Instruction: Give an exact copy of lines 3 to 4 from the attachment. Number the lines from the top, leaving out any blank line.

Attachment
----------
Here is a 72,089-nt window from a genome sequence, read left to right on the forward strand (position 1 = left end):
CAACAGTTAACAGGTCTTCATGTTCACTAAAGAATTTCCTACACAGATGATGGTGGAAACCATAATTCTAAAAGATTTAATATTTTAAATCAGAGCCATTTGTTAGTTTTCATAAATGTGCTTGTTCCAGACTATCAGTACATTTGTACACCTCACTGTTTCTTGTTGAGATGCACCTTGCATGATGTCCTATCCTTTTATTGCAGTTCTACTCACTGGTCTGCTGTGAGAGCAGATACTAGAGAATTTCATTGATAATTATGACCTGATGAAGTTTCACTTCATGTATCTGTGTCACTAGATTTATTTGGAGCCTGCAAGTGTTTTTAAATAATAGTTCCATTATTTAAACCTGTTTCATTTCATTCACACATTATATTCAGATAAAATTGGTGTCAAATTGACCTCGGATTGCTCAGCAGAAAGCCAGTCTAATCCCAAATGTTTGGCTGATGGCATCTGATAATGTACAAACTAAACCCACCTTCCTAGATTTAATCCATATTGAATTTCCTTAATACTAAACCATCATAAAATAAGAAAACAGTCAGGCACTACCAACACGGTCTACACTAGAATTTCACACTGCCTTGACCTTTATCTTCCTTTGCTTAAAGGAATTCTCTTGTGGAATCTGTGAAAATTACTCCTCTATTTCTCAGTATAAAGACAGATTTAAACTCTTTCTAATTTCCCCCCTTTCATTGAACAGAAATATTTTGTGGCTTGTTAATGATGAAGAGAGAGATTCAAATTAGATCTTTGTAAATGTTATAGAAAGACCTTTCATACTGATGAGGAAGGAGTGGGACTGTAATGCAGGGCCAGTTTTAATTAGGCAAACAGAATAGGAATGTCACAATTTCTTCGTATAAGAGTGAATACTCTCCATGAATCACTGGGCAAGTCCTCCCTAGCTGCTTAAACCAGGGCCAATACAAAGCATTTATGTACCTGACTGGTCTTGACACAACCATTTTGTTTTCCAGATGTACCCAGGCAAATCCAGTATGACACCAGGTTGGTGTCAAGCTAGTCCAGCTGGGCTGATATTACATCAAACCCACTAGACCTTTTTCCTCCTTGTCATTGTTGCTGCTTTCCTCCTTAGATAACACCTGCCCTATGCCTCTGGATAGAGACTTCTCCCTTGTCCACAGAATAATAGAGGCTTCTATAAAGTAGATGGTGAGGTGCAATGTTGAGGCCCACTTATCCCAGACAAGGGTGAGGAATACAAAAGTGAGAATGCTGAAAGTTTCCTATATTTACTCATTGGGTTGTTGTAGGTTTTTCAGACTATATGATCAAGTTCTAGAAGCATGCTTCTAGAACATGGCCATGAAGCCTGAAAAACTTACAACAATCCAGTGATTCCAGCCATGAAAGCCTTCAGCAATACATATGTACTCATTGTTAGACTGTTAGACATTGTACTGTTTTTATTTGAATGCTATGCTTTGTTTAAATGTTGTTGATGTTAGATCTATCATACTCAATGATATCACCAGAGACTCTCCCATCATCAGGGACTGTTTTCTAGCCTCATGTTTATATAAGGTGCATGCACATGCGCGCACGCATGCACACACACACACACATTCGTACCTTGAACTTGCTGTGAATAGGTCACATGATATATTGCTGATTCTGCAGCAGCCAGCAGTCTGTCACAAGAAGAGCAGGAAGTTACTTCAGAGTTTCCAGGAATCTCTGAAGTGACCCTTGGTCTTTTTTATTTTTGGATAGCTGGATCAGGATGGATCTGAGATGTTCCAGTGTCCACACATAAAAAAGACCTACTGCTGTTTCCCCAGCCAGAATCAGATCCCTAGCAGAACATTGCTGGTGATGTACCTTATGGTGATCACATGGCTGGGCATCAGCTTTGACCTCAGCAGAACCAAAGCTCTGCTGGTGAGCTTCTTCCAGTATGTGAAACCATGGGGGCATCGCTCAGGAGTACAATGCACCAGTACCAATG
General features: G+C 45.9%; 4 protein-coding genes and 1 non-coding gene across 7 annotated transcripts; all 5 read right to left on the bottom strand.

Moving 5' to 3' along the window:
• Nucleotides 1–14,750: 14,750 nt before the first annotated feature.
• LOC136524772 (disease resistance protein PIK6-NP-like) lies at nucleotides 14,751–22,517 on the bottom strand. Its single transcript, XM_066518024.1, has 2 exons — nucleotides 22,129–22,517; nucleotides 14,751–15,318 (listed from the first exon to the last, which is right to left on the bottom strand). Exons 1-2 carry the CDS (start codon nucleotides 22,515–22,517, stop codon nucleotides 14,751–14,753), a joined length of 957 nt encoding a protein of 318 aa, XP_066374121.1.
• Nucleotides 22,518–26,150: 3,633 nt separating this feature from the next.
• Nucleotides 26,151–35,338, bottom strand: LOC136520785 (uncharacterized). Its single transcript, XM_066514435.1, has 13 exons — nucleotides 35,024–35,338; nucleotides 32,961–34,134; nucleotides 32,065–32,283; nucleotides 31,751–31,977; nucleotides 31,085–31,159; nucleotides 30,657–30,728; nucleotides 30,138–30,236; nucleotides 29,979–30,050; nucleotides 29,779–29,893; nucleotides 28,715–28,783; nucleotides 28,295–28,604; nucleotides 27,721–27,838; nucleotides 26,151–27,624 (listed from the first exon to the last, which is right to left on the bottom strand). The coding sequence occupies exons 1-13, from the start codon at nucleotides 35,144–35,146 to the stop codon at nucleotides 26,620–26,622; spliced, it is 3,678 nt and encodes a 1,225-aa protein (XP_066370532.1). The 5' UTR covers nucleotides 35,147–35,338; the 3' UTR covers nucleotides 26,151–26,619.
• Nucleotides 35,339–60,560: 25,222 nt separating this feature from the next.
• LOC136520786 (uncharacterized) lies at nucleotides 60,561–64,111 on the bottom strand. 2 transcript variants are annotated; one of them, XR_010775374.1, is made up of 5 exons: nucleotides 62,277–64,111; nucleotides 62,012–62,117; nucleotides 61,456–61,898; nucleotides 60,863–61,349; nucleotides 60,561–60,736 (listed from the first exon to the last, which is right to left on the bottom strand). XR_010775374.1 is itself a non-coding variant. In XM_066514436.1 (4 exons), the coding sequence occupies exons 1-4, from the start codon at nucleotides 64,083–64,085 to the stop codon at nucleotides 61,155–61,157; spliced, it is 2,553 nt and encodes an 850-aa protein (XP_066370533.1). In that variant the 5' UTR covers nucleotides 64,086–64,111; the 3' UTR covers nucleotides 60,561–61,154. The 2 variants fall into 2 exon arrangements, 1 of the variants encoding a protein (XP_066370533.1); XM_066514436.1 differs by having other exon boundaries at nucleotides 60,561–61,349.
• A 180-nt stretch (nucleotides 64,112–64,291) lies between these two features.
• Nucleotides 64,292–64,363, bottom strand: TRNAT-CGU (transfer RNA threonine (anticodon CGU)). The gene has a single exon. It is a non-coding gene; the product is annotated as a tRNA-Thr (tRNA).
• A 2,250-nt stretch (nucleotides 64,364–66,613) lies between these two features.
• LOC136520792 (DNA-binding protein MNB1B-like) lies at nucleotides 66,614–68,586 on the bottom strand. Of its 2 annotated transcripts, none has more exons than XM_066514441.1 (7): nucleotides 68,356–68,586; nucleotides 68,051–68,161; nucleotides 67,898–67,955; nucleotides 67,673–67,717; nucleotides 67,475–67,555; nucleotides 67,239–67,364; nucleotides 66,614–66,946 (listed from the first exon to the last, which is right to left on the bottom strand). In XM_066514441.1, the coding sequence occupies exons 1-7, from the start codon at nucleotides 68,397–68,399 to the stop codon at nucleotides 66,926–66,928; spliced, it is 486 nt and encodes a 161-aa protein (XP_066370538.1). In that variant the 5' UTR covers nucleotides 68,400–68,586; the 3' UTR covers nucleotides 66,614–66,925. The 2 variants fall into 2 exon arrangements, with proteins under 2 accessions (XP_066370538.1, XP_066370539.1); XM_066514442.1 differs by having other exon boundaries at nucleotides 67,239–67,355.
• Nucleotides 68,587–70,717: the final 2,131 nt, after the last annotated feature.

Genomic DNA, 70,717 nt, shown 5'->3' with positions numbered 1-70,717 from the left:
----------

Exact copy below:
General features: G+C 45.9%; 4 protein-coding genes and 1 non-coding gene across 7 annotated transcripts; all 5 read right to left on the bottom strand.

Moving 5' to 3' along the window: